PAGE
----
15th annual Fraser Valley Cultural Diversity Awards recognize inclusivity leaders

Awards go to people, businesses and organizations that champion diversity

The 15th annual Fraser Valley Cultural Diversity Awards were held Friday in Abbotsford. Since 2003, community members have nominated businesses, programs, initiatives, schools and leaders that build inclusive communities in Abbotsford, Mission, Langley and Chilliwack.

“Every year it gets harder and harder to pick one winner in each category,” said Manpreet Grewal, director of Multicultural & Immigrant Integration Services at Abbotsford Community Services. “It’s great to see how many local organizations are dedicated to consciously working to promote diversity and inclusion.”

Abbotsford

Abbotsford organizations or individuals won three of the seven awards. Robert Bateman School was honored for their art activism class which empowers students to affect change in their community through their artwork. Their 2017 class interviewed refugees and represented their stories through artwork.

The Shoppers Drug Mart store on South Fraser Way (store #2290) was recognized for their inclusive hiring practices and giving career opportunities to immigrants, students and those on disability.

Local resident, Michael Adkins received the Champion of Diversity award for his four decades of service in promoting inclusion through various initiatives including: hiring newcomers with limited English; promoting gender inclusion in Rotary, and welcoming new Canadian citizens in our community.

Mission

A local Mission non-profit, Sara for Women, won one of the seven awards. SARA is a feminist organization working with diverse women for the advancement of women. They recognize the systemic nature of oppression and power imbalances in all their forms including class, white-privilege, language, culture, sexual orientation, age, ability, geography, position and others. Their policy-governance structure incorporates opportunities to share power through democratic practices of shared leadership, decision-making, authority and responsibility.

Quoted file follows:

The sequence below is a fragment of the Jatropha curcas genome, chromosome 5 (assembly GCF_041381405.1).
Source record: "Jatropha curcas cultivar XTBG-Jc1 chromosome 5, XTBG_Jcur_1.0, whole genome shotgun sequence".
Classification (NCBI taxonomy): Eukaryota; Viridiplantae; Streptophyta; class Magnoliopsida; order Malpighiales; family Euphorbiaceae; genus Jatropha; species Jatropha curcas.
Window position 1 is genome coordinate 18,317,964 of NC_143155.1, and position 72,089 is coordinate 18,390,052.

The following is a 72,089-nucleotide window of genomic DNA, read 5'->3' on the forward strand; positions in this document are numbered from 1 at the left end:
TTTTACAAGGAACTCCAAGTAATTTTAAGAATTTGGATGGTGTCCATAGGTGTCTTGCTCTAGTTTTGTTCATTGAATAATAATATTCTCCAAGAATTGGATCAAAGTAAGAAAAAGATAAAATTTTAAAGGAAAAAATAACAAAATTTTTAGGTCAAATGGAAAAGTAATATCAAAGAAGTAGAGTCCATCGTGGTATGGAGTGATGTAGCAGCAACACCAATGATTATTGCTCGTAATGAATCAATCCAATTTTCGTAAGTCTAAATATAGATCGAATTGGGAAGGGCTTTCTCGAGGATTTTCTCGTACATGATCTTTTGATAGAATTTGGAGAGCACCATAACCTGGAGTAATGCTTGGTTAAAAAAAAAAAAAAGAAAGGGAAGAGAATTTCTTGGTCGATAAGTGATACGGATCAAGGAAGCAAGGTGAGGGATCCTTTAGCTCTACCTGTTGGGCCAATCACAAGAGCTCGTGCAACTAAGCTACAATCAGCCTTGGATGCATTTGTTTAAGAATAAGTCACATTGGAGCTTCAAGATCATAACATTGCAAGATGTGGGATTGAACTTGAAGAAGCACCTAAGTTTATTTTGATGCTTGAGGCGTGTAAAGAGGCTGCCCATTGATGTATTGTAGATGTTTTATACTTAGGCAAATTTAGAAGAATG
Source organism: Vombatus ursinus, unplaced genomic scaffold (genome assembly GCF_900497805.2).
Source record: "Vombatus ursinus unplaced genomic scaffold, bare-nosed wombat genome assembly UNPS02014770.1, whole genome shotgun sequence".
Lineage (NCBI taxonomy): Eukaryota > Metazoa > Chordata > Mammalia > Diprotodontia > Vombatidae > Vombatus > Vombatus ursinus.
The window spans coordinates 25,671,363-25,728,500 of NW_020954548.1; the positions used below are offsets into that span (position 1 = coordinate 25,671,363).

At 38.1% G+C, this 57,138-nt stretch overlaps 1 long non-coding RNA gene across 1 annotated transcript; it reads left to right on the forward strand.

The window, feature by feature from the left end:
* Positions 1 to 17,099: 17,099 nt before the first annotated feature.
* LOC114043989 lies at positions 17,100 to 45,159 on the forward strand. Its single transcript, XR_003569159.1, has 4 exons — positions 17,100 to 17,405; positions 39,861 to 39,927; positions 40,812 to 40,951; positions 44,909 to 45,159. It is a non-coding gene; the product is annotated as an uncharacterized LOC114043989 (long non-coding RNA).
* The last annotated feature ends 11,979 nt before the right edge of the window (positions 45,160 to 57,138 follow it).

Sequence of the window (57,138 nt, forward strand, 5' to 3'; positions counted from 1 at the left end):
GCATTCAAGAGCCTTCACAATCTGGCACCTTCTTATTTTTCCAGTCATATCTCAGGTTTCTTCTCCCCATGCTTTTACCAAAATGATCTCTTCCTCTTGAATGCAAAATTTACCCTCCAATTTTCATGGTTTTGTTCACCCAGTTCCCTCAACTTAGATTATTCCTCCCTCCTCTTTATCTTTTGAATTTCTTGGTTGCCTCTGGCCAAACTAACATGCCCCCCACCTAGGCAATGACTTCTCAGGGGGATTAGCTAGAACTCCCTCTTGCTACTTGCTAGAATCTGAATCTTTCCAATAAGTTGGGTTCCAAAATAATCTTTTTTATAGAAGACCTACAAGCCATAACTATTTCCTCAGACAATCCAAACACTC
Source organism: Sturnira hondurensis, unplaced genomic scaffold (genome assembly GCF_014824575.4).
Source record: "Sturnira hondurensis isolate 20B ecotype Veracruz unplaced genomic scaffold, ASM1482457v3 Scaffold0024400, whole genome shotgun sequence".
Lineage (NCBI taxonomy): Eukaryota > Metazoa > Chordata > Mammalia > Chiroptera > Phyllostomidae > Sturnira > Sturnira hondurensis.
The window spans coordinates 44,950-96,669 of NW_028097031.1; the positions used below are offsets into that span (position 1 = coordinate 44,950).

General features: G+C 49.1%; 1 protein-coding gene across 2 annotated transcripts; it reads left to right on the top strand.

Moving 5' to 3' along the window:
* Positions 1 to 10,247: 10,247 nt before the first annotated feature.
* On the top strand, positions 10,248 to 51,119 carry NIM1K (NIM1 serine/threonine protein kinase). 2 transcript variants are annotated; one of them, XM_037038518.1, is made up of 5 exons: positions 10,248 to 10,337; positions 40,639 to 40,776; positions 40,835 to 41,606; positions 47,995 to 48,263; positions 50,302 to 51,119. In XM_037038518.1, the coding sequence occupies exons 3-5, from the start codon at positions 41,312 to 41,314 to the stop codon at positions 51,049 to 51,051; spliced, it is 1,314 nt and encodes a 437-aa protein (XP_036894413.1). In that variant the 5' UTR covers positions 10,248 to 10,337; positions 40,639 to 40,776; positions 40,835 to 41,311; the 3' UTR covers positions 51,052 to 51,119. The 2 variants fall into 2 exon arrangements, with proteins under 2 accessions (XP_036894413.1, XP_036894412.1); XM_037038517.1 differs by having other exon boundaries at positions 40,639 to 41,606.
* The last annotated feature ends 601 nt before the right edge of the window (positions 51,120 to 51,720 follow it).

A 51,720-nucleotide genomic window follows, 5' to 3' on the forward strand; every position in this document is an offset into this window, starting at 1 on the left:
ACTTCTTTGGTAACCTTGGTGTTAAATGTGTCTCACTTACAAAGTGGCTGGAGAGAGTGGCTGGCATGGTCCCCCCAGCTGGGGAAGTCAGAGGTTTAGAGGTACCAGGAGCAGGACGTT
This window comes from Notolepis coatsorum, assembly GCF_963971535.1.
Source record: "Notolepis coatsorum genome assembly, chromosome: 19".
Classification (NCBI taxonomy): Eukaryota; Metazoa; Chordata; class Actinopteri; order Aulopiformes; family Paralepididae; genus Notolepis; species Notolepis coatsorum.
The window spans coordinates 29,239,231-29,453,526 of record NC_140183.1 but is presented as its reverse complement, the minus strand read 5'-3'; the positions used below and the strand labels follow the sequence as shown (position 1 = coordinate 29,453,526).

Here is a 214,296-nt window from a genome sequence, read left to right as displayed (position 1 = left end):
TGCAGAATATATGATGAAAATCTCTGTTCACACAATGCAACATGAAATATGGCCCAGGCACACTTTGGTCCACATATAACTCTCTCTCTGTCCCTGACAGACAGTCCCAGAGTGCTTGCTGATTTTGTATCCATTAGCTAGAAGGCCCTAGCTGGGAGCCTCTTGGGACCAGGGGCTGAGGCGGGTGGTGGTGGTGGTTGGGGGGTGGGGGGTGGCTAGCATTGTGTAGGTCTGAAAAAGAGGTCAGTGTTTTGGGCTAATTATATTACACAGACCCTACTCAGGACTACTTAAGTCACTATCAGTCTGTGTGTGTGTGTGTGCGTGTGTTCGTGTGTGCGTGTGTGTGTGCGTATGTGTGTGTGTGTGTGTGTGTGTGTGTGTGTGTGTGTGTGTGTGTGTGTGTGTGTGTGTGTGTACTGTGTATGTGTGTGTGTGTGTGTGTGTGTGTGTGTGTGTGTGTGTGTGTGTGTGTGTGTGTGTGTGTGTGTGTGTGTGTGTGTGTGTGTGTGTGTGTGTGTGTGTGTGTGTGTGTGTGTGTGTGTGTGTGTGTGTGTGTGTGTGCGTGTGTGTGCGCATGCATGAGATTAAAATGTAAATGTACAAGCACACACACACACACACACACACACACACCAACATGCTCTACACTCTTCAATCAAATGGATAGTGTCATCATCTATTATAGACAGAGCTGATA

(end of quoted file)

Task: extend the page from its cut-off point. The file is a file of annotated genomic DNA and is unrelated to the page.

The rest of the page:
On a practical level, SARA provides housing for vulnerable women who are in crisis, escaping violence, or who are at great risk of being homeless. Their Warm Zone drop-in centre in Abbotsford provides food, shower facilities, support workers and other services to women on the street. They also provide counselling and support groups for women and children.

Langley

A local Langley non-profit, Ten Thousand Villages, won one of the seven awards. They were recognized in the Marketing category for their outreach to culturally diverse communities.

Ten Thousand Villages creates opportunities for artisans in developing countries to earn income through long-term, fair trading relationships. Ten Thousand Villages buys products from close to 100 artisan groups in more than 30 countries and is a non-profit program of Mennonite Central Committee.

Ten Thousand Villages markets themselves in the community by creating an open welcoming space for people of all groups. They give opportunity for people in the community to make a difference on a global scale by helping to support the livelihoods of those who would otherwise have very little options in their life.

Chilliwack

Chilliwack organizations or individuals won two of the seven awards. The Domestic Violence team at the Chilliwack Crown Counsel Office was recognized for their work in implementing inclusive policies and actively reaching out to victims of crime. In particular, their office reaches out to Indigenous women; a group which has disproportionately high representation as victims within the criminal justice system. Their office meets with Indigenous women in their community if they are unable to come to the Chilliwack office.

The Little Heroes Hockey Academy also received an award for their innovative initiative in creating an opportunity for children with developmental delays to participate in ice hockey. Since opening in 2017, children with autism, Down syndrome, cerebral palsy and other developmental delays have been able to participate in a sport they would normally be excluded from. “We only see abilities” is the mantra they live by, and the children have proven that to be undoubtedly true. The friendships that have been created through the program are as unique and special, as they are rare for most of these kids.

2018 RECIPIENTS:

• Inclusive Environment (small-medium organizations) – Chilliwack Crown Counsel Office, Domestic Violence Team (Chilliwack)

• Inclusive Environment (large organizations) – SARA for Women (Mission)

• Marketing – Ten Thousand Villages (Langley)

• Innovative Initiative – Little Heroes Hockey Academy (Chilliwack) & Robert Bateman Secondary – Art Activism Class (Abbotsford)

• Effective Human Resources Strategies – Shoppers Drug Mart #2290, Abbotsford

• Champion of Diversity – Michael Adkins (Abbotsford)

 

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